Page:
Republicans simple message of repeal and replace seemed to get lost during their first attempt at overhauling the Obamacare health system through the American Health Care Act (AHCA). However, to finish off his first 100 days in office, President Trump has worked diligently with Freedom Caucus Chairman Mark Meadows (R-N.C.) and House Speaker Paul Ryan (R-Wis.) on a solution.
While the full text will not be released until next week, early reports may bode well for conservatives.
Politico released an outline of the MacArthur Amendment to the American Health Care Act, a deal brokered between the White House, the Freedom Caucus, and the centrist Tuesday Group led by Tom MacArthur (R-N.J.).
The amendment would reportedly allow states to apply to receive “limited waivers” to opt out of programs such as Essential Health Benefits and community rating rules; these federal guidelines set minimum benefits that health plans must offer and forbid insurers from charging different prices to people based on health status.
As the draft summary clarifies, “States must attest that the purpose of their requested waiver is to reduce premium costs, increase the number of persons with healthcare coverage, or advance another benefit to the public interest in the state, including the guarantee of coverage for persons with pre-existing medical conditions.”
This plan is already doing what both Obamacare and the original AHCA failed to do — allow states control over their own costs by giving them an opt-out of Obamacare’s most expensive regulations.
Politico continues to explain that states opting out of the community rating rules would be required to set up an “invisible risk-sharing” program, pushed my Meadows. Per the report, “The hope is that protecting insurers from the most expensive customers will bring down the costs for the rest of the risk pool. That will allow insurers to lower premiums, which in turn will entice more customers into the individual market.”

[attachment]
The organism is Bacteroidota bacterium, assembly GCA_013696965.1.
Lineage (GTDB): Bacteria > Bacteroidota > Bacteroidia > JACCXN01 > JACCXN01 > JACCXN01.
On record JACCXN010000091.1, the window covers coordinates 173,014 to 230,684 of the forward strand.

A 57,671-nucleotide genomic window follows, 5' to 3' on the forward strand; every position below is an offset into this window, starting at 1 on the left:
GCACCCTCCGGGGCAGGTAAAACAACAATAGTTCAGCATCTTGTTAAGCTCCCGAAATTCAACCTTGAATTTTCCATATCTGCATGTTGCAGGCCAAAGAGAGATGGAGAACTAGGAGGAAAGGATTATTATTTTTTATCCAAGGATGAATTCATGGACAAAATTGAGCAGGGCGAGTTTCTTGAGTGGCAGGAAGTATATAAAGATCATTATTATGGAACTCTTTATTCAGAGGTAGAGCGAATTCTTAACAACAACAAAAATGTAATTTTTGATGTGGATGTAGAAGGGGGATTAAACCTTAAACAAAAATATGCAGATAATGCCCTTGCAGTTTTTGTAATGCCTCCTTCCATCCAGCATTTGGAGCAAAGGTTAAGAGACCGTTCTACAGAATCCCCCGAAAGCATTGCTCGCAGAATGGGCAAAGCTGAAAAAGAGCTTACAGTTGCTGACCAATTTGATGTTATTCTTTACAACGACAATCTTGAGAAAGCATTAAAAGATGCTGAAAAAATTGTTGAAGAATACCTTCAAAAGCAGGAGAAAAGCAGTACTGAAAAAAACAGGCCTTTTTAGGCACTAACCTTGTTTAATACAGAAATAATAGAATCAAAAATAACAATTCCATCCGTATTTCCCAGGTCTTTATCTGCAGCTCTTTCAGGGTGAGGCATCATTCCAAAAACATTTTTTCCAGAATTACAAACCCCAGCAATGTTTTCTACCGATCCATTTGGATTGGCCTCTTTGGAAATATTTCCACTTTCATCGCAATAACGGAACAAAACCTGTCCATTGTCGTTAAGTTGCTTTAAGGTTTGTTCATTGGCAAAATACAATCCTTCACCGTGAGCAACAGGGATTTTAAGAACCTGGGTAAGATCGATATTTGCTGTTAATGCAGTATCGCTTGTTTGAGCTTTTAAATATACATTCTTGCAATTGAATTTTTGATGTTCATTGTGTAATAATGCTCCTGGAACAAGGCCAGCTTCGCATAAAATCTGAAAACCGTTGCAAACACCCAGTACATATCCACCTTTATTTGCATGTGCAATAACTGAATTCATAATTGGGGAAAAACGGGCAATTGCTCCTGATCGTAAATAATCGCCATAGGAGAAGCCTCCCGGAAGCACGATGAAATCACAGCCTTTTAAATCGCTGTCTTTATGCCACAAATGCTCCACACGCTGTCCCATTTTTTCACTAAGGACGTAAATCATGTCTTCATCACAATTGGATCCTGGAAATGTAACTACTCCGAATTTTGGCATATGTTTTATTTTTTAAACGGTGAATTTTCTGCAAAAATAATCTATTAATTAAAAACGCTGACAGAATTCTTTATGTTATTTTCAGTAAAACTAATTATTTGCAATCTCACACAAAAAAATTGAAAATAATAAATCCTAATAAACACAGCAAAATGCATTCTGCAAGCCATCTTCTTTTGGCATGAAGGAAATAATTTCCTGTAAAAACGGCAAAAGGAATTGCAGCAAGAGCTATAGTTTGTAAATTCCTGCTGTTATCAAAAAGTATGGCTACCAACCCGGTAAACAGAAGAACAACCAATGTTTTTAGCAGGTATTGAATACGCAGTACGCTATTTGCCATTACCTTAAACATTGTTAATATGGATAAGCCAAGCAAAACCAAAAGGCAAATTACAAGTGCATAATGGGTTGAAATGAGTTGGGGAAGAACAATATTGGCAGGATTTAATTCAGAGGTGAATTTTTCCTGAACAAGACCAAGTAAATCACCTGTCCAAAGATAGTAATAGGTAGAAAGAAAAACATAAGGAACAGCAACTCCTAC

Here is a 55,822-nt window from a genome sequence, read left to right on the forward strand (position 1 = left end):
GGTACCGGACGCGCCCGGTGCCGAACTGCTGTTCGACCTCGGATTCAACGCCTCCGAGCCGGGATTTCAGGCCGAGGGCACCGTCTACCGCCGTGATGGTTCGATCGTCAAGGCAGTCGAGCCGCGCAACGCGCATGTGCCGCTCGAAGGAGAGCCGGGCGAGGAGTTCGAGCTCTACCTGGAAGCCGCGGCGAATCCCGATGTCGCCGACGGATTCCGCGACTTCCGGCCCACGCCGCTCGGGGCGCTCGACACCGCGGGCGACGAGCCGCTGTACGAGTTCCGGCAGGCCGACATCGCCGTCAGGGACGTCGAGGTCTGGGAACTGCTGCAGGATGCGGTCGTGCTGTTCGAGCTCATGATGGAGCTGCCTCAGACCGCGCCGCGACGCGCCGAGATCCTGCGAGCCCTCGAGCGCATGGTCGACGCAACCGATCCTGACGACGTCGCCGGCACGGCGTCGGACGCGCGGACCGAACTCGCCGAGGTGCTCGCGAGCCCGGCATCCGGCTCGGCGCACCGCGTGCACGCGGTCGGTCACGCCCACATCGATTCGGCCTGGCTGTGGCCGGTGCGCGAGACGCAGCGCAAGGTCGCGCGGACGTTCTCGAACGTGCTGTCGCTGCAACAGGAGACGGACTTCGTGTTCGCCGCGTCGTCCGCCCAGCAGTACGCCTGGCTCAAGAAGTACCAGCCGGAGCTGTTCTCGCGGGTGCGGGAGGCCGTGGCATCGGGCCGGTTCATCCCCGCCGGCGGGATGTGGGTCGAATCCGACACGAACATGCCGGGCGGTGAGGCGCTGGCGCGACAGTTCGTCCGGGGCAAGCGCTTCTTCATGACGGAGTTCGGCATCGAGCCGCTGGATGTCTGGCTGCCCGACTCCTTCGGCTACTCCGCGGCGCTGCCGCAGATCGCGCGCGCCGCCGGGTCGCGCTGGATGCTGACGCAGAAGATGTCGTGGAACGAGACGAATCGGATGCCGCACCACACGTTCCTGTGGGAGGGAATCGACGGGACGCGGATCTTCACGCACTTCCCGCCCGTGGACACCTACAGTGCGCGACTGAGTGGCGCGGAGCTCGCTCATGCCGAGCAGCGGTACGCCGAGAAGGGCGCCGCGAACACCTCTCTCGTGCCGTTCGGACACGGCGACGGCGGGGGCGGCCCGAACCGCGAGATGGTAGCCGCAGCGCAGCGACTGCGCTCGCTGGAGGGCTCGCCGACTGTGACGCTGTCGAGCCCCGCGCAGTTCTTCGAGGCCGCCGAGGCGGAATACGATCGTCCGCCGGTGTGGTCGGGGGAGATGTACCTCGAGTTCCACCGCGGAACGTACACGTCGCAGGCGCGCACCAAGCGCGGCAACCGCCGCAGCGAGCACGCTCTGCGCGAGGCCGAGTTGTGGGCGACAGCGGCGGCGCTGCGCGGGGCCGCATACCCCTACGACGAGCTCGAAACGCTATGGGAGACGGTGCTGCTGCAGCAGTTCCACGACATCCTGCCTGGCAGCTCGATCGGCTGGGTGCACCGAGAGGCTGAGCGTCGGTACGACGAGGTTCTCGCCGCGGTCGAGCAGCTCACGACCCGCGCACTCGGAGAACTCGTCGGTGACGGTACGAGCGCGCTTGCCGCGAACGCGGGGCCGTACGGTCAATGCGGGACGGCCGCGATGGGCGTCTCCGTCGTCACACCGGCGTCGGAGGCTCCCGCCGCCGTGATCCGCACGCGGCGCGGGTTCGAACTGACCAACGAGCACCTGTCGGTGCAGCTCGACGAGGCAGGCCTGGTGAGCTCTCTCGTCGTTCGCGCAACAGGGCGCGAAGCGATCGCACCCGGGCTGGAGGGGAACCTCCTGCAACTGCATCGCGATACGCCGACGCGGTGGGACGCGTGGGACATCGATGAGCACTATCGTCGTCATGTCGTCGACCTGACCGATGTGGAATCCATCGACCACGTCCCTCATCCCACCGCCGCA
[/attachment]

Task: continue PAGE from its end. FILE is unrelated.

Health Affairs writer Timothy Jost compares this program to similar programs implemented in Maine and Alaska which reduced premiums in the individual market in both instances. Jost explains, “Invisible risk sharing avoids the problems of traditional risk pools — instead of segregating high-cost individuals in separate insurance programs where they would likely face higher premiums and interruption of continuity of care, it offers them the same coverage and access to the same providers as would be available to healthier enrollees for the same premium.”
Unfortunately, the drafted summary does not appear to include the removal of the AHCA’s 30 percent premium hike for 12 months for those who insurance lapses after 63 days, nor does it discuss a person’s ability to buy insurance across state lines or the issue of insurance tax credits. Both were elements conservatives considered critical faults for in Ryan’s original legislation.
The devil is clearly in the details. While a health care plan that expands states’ control sounds like music to conservative’s ears, the first version of this bill was evidence enough that caution is warranted. As negotiations continue, there may be much left to be decided, but this week’s news shows hope for celebration, possibly in the first 100 days.